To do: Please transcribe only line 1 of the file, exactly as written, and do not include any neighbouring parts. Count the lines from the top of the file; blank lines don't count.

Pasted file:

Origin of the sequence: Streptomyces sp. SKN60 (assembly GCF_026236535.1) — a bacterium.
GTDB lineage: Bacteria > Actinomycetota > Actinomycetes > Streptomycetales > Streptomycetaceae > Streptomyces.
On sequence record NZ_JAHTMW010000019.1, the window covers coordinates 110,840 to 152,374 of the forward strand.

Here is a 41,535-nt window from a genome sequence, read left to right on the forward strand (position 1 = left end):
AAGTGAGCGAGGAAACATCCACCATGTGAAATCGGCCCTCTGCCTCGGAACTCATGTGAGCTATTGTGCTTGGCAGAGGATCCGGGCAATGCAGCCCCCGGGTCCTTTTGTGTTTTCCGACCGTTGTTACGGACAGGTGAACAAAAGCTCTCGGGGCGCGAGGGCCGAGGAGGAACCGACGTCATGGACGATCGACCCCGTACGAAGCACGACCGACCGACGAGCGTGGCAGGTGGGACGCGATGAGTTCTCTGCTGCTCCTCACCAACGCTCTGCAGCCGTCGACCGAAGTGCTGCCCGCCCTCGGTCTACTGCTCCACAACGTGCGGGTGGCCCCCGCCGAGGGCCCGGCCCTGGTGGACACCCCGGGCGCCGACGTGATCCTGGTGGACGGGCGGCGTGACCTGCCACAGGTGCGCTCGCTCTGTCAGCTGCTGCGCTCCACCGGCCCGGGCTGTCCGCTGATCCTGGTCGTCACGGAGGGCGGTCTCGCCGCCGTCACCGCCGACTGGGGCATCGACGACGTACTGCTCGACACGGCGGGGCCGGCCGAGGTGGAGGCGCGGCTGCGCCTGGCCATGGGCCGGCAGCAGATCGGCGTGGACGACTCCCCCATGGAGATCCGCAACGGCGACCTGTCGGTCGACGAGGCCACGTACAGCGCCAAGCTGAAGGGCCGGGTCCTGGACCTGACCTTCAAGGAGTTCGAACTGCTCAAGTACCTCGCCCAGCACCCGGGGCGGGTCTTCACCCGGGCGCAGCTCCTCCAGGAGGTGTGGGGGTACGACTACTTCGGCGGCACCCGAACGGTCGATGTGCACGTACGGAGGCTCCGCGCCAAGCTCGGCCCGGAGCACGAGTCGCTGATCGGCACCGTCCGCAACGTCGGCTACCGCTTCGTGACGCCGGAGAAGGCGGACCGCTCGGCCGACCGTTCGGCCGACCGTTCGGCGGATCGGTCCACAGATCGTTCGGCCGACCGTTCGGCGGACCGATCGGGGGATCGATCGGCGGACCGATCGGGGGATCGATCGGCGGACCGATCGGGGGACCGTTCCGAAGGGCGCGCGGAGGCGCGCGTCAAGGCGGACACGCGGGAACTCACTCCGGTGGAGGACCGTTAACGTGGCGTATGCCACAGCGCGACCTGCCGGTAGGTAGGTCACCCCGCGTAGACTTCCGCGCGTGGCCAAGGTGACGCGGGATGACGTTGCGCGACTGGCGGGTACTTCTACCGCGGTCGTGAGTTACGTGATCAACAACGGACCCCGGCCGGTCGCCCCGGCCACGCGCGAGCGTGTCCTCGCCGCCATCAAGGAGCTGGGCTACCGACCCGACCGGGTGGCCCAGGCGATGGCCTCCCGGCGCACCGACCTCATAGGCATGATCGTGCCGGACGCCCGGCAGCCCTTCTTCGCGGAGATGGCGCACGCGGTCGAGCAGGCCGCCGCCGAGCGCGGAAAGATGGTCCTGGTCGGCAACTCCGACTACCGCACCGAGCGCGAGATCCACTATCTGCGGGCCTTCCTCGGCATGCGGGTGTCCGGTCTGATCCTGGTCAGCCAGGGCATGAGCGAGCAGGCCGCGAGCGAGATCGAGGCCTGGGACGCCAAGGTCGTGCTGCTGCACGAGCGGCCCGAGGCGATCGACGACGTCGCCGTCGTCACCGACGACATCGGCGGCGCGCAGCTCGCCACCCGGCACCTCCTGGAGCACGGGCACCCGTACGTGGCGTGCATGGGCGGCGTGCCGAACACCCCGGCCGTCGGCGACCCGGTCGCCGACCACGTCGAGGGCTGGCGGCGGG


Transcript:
Origin of the sequence: Streptomyces sp. SKN60 (assembly GCF_026236535.1) — a bacterium.